Winner to Error Ratios – Tennis Stats that Matter

There are a lot of parents at tennis tournaments and comps every weekend watching their juniors. One of the common comments is “he/she is just making too many unforced errors”. While that might be true, how many is too many and how should an error count relate to the winner/forced error count?

This is where a ratio of winners/forced errors to unforced errors can help. Before I move on, if you need to brush up on your definitions of winners, forced errors and unforced errors, have a look here.

How does GT Stats Calculate Ratios?

It’s pretty simple. Just divide the number of Winners/Forced Errors by the number of Unforced Errors. You can do this (and the app does) broadly by using the total number for all shots. Additionally, calculating individual ratios for serves, returns, groundstrokes and volleys/smashes is important.

Ratios for Pros

There are many stats where comparing a junior player to a pro player isn’t particularly worthwhile. Pros regularly have ratios well above 1:1. The stats sheet below shows the stats from the Australian Open Final, 2018, between Roger Federer and Marin Cilic.

The ratios for each player are impressive. Federer hit 2 winners/forced errors for every unforced error. Cilic was a bit lower at 1.29 winners/forced errors for every unforced error. It would be easy to stop there, until one realizes what their serving ratios are and how much they influence the overall number.

Fed served 4 double faults compared to 51 aces and unreturnable serves. Cilic 5 Double Faults and 41 aces/unreturnables. Their serving ratios are therefore 12.75 for Federer and 8.2 for Cilic. They’re not numbers that 8 to 15 year olds can realistically achieve (OK, maybe a few 14/15 year olds).

Examine the stats further (below) and we find that the ratios for groundstrokes were only 0.77 and 0.61 ie both players made more unforced errors than forced errors/winners off the ground.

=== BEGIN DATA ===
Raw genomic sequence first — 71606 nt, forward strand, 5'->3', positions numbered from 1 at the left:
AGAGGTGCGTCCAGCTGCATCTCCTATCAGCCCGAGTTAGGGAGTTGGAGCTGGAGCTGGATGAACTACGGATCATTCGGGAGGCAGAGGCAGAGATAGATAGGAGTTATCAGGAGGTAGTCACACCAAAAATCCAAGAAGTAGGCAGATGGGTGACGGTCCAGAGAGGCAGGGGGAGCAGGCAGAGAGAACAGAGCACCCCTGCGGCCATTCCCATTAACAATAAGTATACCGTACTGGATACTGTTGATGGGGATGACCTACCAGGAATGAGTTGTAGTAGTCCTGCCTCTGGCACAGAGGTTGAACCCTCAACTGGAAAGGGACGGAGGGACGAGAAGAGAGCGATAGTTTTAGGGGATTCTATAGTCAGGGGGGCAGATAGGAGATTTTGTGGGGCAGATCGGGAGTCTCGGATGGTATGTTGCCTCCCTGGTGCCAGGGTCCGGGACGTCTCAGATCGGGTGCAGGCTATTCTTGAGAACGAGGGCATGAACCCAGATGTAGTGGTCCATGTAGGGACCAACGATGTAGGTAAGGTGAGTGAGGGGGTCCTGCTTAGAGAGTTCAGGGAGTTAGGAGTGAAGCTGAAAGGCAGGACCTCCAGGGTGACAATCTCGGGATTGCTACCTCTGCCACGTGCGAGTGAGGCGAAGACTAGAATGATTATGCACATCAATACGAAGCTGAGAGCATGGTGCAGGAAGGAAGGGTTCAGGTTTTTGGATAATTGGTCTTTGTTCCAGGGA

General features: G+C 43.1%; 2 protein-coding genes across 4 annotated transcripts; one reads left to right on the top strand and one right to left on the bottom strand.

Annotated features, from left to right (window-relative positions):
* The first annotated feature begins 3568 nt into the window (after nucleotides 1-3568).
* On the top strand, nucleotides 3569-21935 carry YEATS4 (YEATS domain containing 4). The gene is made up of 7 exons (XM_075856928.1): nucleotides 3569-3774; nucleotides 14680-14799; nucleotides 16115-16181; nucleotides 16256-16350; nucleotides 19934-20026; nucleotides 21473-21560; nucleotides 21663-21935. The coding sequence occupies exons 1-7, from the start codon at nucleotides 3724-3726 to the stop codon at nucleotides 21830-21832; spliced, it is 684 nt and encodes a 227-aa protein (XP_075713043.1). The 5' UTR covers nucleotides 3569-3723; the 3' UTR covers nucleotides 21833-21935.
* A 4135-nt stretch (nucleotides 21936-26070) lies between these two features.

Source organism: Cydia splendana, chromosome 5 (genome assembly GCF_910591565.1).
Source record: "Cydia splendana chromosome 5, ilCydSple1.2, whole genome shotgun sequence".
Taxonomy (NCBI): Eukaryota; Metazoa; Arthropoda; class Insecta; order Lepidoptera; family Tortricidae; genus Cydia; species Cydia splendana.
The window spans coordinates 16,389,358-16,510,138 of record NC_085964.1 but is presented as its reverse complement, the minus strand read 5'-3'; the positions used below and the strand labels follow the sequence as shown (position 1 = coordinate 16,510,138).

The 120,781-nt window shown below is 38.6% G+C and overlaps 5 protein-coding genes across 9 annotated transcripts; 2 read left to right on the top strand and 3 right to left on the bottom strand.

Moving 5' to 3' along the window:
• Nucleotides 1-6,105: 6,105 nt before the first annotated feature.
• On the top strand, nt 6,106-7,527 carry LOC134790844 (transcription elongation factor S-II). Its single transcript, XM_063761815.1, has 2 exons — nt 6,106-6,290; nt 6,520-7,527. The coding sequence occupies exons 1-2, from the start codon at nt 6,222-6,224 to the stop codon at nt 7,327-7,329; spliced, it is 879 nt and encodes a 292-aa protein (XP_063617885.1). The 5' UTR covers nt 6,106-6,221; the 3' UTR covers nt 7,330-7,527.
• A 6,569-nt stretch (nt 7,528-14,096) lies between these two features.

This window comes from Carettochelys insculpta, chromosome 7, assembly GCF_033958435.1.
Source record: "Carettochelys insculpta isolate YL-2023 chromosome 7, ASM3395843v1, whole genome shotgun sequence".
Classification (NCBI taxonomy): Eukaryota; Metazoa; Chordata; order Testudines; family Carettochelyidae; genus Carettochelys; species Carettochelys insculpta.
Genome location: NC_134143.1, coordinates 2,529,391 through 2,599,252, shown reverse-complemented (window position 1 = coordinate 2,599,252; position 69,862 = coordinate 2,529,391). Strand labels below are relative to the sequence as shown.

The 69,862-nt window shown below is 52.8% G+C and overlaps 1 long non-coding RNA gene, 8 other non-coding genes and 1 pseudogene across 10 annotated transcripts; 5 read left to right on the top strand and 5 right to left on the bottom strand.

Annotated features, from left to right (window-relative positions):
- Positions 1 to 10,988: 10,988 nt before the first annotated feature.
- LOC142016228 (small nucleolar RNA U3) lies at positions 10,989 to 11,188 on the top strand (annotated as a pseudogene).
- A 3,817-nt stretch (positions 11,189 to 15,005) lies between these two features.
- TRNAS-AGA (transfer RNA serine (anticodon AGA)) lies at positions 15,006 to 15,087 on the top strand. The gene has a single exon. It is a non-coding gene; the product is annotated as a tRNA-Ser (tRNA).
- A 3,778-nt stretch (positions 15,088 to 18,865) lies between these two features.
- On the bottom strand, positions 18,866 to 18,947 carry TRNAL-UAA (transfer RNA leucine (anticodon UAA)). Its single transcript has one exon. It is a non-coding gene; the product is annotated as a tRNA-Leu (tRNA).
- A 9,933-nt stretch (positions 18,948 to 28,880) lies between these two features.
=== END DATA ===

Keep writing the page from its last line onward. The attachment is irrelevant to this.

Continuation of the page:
That’s pretty huge and proves the importance of serving in modern tennis.

Where Should My Junior’s Ratios Be?

The first thing to note is that juniors – especially 10s, 12s and into 14s – won’t have anywhere near the serving ratios of pros. A junior that age is probably higher on double faults than pros and almost without question lower on aces and unreturnables. Instead of a ratio around 10, juniors will likely be below 1.

Secondly, a ratio for a match can depend on your opponent. If a junior is playing a much stronger opponent, their tendency will be to go for more. Going for more usually means more unforced errors and the ratio suffers.

What a junior should be aiming for is a ratio that’s higher than their opponent’s. Whether your player is highly aggressive or a player who is extremely consistent with great “wheels”, the ratio is what’s going to matter in the final wash-up. Anything approaching 1 or over is excellent, both for individual aspects of their game and their game as a whole.

Final Word on Tennis Ratios

The bottom line is that players (pros AND juniors) will win matches if their ratio is higher than their opponent’s. It’s possible to win without a higher ratio, but it’s likely to be in one of those matches where a player wins the match but loses the point count. Such are the vagaries of tennis scoring.

An important tip is to look at your player’s ratio when they win AND when they lose. Improving each of those numbers is what it’s about!

 

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